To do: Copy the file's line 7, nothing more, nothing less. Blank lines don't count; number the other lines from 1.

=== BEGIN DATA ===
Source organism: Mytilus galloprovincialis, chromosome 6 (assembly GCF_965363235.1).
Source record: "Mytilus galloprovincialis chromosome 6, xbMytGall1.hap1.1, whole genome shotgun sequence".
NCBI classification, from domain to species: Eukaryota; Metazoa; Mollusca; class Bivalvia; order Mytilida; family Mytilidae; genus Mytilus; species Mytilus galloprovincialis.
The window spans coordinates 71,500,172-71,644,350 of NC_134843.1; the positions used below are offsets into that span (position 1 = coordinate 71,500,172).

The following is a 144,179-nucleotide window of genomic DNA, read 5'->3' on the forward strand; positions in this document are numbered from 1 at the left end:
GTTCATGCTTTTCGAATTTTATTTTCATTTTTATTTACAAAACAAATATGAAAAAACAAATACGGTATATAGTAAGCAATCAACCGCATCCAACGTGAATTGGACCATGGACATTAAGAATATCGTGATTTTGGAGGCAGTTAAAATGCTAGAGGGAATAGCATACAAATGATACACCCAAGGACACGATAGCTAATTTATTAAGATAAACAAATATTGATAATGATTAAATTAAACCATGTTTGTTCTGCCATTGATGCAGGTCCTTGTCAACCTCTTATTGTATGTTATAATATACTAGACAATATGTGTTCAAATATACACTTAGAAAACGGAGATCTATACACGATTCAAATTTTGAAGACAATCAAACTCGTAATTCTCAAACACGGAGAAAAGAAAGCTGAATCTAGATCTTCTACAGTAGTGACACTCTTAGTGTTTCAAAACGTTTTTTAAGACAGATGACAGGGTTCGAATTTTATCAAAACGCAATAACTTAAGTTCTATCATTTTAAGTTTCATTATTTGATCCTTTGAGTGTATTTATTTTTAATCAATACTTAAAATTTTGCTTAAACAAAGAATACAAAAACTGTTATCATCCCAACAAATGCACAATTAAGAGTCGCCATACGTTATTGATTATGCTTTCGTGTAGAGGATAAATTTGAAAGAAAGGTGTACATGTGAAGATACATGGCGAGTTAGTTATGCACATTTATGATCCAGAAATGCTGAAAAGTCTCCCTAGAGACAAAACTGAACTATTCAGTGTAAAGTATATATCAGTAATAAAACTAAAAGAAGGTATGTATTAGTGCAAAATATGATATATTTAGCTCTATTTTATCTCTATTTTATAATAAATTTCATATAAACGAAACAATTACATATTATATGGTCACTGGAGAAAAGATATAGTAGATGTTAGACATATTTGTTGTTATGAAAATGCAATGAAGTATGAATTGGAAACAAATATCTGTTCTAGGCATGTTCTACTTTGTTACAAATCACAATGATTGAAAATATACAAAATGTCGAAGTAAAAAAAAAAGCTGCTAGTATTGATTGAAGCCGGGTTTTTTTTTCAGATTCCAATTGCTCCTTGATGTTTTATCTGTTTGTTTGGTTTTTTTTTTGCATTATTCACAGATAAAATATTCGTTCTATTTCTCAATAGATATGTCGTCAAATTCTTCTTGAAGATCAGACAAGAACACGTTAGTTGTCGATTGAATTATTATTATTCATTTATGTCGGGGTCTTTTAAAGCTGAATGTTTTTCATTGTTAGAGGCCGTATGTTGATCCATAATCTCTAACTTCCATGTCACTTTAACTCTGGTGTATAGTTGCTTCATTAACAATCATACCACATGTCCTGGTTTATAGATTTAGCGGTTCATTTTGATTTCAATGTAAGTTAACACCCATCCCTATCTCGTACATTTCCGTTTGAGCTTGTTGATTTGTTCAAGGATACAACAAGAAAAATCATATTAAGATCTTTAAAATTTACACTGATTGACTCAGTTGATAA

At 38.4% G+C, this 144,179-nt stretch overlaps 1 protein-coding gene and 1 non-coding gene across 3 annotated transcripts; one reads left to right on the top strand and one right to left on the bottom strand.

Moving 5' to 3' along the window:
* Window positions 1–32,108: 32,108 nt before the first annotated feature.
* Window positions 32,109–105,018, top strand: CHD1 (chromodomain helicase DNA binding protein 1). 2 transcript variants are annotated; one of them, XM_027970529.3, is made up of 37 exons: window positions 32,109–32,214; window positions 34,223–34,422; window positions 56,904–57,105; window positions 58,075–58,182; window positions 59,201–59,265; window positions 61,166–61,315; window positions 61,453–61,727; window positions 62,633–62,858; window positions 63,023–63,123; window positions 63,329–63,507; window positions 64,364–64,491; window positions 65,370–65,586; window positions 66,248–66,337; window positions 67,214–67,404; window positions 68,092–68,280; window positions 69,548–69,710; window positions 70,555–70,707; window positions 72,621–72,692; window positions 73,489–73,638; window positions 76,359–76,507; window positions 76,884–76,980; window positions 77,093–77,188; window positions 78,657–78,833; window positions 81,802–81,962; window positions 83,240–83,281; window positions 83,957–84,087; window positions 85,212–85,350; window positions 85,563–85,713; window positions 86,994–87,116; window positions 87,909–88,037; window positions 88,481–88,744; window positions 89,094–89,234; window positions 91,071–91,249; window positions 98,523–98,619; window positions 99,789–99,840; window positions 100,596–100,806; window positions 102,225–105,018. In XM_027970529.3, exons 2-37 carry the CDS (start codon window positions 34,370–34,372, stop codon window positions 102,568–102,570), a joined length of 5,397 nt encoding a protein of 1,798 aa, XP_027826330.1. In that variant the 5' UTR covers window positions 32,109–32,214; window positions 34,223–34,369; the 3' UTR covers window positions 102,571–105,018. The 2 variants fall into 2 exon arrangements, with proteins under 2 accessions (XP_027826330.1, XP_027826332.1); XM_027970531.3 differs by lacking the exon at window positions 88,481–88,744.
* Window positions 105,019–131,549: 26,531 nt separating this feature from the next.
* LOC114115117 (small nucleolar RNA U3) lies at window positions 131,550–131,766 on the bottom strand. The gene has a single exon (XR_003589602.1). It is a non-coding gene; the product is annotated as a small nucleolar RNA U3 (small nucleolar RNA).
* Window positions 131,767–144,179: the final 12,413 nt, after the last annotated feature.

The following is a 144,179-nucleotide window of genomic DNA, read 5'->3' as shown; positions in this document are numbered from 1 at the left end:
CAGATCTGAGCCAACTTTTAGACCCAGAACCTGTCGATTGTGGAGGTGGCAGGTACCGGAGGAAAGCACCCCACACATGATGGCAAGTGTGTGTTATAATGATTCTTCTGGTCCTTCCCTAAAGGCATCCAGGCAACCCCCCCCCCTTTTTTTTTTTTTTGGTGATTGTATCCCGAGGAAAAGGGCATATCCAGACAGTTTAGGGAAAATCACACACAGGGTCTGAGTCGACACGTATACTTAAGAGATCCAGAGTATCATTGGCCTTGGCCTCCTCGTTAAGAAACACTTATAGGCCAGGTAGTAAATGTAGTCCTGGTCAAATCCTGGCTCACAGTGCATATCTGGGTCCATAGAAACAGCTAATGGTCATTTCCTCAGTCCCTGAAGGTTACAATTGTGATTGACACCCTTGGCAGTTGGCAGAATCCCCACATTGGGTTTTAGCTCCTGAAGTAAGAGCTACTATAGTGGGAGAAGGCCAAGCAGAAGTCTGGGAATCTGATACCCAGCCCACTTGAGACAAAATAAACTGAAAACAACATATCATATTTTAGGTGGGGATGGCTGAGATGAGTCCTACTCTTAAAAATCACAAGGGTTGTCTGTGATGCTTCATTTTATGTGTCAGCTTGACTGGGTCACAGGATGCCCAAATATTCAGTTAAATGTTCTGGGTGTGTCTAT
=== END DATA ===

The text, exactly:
At 38.4% G+C, this 144,179-nt stretch overlaps 1 protein-coding gene and 1 non-coding gene across 3 annotated transcripts; one reads left to right on the top strand and one right to left on the bottom strand.